• Comet SWAN was first observed by an astronomy enthusiast in March this year
  • It made its closest approach to Earth on May 12
  • Those in the Southern Hemisphere will get the best views of the comet

Just a few months after it was first observed, comet SWAN has made its closest approach to Earth. Those in the Southern Hemisphere may have the best views of the comet.

It was in March of this year when astronomy enthusiast Michael Mattiazzo discovered comet C/2020 F8 (SWAN) using images from NASA and the European Space Agency's SOHO Spacecraft. By April, comet SWAN had become visible to the naked eye, and by Tuesday, it has made its closest approach to Earth.

However, even those who get to see it might not witness the expected brilliant light show.

With those in the Southern Hemisphere getting the best views, especially since it is, so far, bright enough to be seen with the naked eye. At its current brightness magnitude of about 5.4, it can be seen as bright as the faint stars visible to the naked eye.

Watching comet SWAN will be easier for those in the southern regions of the United States than the rest because it will appear low in the sky. It will also be better seen using binoculars or telescopes.

"The comet will never be particularly well placed for most of us in the United States, but observers in southern Florida and Hawaii could get some decent views from east-facing coasts," American Astronomical Society spokesperson, Rick Fienberg, told Newsweek. "For those in the southern parts of the U.S., the comet will peek above the northeastern horizon at dawn in mid to late May."

Even though it is in its closest approach to Earth, experts estimate comet SWAN will still brighten in the later part of May, with early forecasts expecting the comet to reach a peak brightness of magnitude +3.5. This would make it about as bright as a star with medium brightness.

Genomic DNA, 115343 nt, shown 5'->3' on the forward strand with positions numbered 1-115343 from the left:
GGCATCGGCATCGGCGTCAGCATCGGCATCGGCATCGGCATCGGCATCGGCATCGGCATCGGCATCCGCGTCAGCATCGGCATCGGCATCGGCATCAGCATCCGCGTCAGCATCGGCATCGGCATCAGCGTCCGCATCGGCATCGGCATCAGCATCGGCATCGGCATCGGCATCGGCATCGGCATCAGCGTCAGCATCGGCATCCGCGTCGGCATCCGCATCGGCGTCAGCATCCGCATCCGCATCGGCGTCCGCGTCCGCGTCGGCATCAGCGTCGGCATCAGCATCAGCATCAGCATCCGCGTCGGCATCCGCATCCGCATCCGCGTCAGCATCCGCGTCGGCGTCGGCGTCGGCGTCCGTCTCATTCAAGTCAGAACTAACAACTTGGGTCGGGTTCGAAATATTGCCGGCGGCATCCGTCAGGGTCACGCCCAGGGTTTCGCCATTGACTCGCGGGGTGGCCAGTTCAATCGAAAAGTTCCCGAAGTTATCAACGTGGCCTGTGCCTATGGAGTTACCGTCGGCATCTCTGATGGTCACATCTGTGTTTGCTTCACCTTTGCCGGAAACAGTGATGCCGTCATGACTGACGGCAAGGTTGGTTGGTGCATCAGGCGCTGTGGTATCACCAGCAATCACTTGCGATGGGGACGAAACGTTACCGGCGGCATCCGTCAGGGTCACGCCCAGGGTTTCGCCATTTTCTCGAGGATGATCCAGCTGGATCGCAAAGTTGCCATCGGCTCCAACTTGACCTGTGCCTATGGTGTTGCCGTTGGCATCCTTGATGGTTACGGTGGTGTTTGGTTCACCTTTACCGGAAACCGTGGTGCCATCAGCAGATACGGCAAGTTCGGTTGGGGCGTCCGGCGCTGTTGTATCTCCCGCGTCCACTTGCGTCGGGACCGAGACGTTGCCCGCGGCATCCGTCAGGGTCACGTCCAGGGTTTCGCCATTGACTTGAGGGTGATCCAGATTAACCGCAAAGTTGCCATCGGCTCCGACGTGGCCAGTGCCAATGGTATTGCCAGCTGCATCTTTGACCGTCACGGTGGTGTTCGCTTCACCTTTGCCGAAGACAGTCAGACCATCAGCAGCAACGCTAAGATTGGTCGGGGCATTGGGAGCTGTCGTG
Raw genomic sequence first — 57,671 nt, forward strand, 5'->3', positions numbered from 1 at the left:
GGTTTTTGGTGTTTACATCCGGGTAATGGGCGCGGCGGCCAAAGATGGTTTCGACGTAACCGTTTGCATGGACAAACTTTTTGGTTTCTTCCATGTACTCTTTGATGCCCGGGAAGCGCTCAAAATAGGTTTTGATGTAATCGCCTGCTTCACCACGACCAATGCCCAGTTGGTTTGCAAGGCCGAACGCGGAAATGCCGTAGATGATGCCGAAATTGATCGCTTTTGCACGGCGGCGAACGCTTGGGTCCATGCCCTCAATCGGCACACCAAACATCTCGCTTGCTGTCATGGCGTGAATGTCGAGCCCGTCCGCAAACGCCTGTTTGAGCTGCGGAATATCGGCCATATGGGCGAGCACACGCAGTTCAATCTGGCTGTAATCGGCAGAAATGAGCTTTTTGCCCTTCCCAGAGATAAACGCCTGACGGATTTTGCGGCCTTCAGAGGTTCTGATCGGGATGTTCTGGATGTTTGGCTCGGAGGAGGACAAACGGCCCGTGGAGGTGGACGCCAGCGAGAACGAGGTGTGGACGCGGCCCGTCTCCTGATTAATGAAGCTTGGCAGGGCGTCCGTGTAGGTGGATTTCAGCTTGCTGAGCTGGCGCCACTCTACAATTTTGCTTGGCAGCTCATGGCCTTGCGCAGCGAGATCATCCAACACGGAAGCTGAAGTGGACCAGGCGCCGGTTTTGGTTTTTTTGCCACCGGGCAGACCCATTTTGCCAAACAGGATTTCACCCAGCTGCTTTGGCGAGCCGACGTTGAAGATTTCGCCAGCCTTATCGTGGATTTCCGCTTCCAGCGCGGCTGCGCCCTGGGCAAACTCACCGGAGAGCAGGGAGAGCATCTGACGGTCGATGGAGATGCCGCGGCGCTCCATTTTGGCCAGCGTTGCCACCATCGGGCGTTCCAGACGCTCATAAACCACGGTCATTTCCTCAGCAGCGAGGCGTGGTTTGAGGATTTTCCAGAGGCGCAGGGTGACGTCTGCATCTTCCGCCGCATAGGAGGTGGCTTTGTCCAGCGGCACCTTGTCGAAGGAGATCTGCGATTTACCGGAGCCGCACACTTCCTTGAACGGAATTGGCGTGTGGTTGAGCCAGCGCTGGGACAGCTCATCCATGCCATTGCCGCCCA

Even if it brightens, however, it might still be difficult to see because it will still be low in the sky. If it doesn't, it could maintain its current brightness or even grow dimmer.

Further, that is also around the time when it makes its closest approach to the Sun on May 27. Since comet SWAN is a new comet, meaning it has never interacted with the Sun before, there is no saying how the interaction will go. It is even possible for the object to break apart.

That said, even if it might not produce a historic light show, it could still be a good experience to watch a newly discovered comet pass by the Earth, whether it will look like a faint star or a bright comet with a long tail.

Those who want to try to catch a glimpse of the comet are advised to watch out for it about an hour before the sunrise from now until May 24. Since it would not be immediately visible to the naked eye, it would be best to first use binoculars and search the northeast horizon.

Starting May 25, however, the best chance of catching a glimpse of comet SWAN would be in the evening, about an hour after the sunset. The comet will be positioned about 10 degrees above the north-northwest horizon.

This illustration of a comet shows the atmosphere of dust and gas, known as a coma, and the long tail streaming out behind it. NASA/JPL-Caltech